Growing old certainly has its upside. Yes, I have chronic pain. And when I go to the store I have to use shopping carts as walkers. Yes, I’m declining physically and getting uglier by the day. And, yes, I’m discovering that one never stops being a parent no matter how old one gets.
But I’ll gladly take all those burdens with the tradeoff old age brings. For with old age comes far more certainly about God’s love and faithfulness. I’ve now got a storehouse of memories of how God came through for me and my family. I’ve got a treasure chest of memories of how He delivered us from death and saved us from all our fears. So there’s always a ton of things to thank God for and to inspire faith for the present crisis. Yes, giving thanks to God is like opening a treasure chest to view the long-forgotten jewels inside.
With old age comes resolution for a lot of personal issues, like poor self-esteem, feelings of guilt, and fears of failure. As Christian believers get older they better understand God’s love. They realize that as they yearn to have their children and grandchildren run into their arms, so God yearns for them and delights in them. Older Christian believers begin to see that God doesn’t value them based on their performance, productivity, or potential. They are already engineering marvels and artistic masterpieces whom God has custom-designed to His own specifications. God Himself has chosen their gender, colors, body shape, voice quality, attributes, and every component of their personality. And, to a great extent, they already bear His image.
With old age one makes another wonderful discovery. You learn about people and what makes them tick. It dawns on you that all people – regardless of their education level, wealth, and fame – are as vulnerable to pride, prejudice, and peer pressure as anyone. Highly educated people can fake research, twist facts, and make assertions to gain funding for projects, notoriety from the press, and praise from their peers. It’s good to know this. Otherwise, you might take their endless doomsday predictions too seriously.
And, speaking of doomsday predictions, I recently read an article entitled, “Wrong Again: 50 Years of Failed Ecopocalyptic Predictions.” It documents, with actual news articles and graphs, how scientists, politicians, and NASA officials have wrongly predicted the end of our world over the last fifty years. For instance, did you know that climatologists in the 1970s were seriously predicting a new ice age that would bring widespread famine and starvation? They based their gloomy forecast on a cooling trend that began in the early 1940s. By the late 1970s America was ravaged by some of the most fearsome snow storms which brought major cities to a standstill. I remember getting trapped at work for an entire week during a blizzard in 1978. Yes, there was no doubt about it. The world was headed for another ice age. Of course, the 1980s brought warmer temperatures and before long we got hooked on the theme of “global warming.”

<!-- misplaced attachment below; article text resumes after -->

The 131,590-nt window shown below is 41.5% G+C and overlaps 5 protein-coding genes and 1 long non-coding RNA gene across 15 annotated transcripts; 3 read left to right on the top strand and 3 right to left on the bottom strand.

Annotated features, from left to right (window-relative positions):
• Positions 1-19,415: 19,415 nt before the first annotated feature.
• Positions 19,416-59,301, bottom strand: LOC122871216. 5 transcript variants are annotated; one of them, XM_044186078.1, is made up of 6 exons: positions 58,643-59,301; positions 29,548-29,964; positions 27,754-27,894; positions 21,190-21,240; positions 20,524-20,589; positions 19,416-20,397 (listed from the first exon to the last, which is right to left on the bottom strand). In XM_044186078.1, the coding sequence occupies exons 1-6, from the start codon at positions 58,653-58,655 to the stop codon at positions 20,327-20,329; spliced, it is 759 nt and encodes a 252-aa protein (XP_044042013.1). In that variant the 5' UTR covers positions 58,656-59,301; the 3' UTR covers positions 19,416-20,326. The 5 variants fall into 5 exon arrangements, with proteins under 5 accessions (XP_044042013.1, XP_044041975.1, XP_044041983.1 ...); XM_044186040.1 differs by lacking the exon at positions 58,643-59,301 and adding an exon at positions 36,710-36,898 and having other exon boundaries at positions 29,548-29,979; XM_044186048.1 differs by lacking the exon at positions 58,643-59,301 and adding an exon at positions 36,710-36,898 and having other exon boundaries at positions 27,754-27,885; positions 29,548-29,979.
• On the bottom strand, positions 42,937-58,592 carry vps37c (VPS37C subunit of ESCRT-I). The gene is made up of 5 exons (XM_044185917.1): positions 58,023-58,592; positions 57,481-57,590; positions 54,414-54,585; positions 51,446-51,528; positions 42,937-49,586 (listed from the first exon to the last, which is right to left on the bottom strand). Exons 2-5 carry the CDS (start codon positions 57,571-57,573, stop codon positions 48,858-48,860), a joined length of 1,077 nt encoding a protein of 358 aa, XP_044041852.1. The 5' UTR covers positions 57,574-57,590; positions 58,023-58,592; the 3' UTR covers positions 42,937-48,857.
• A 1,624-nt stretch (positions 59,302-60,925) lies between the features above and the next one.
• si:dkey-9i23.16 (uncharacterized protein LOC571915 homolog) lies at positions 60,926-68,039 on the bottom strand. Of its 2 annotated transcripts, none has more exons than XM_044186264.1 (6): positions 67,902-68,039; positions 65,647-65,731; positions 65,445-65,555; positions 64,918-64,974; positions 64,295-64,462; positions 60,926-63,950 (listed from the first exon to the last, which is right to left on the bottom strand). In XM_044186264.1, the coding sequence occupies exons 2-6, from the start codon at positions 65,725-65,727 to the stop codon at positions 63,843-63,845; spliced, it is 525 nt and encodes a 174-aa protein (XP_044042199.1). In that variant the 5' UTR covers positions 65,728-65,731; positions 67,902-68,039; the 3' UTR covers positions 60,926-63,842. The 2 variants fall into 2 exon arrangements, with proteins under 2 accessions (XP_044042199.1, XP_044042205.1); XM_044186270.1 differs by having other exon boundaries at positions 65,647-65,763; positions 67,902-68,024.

It’s interesting to note that the hottest decade in recorded American history was the 1930s. During 1934, for instance, summer temperatures consistently rose above 110 degrees (F). These conditions were accompanied by drought and massive dust storms. But gears shifted quickly in the 1940s. And before long the experts began predicting an ice age.
But when a Christian believer gets old, he or she begins to see the cycles and trends in society (e.g. Psalm 37:1-40). They’ve learned too many faith lessons to get riled by the latest alarm some expert raises. It’s not that old people don’t care about the future of the world. They’re very concerned for their children’s and grandchildren’s sake. It’s just that they’ve learned to trust in the Creator and Sustainer of the universe. He always seems to raise up the right people to make advancements in medicine, to create new technologies, and to bless humanity. And, honestly, if God sustains the life of every organism on this planet – even the microscopic ones, isn’t it likely that He’s caring for us as well (Matthew 6:25-34)?
No, I’d never want to go back in time and relive a single moment. I’d never want to trade the hard lessons I’ve learned to go back to the days of physical strength, prowess, and pleasure. Youth was fine, but it was filled with too many false illusions which caused significant pain. Now my focus is on preparing for Christ’s judgment seat and using all my resources to serve Him (2 Corinthians 5:9-10).
PRAYER: Dear Father in heaven, please continue the good work You began in us all. Purify our hearts, our character, and our motives. Put a hunger and thirst for righteousness in our hearts and make us zealous to please You and prepare for eternity. Amen.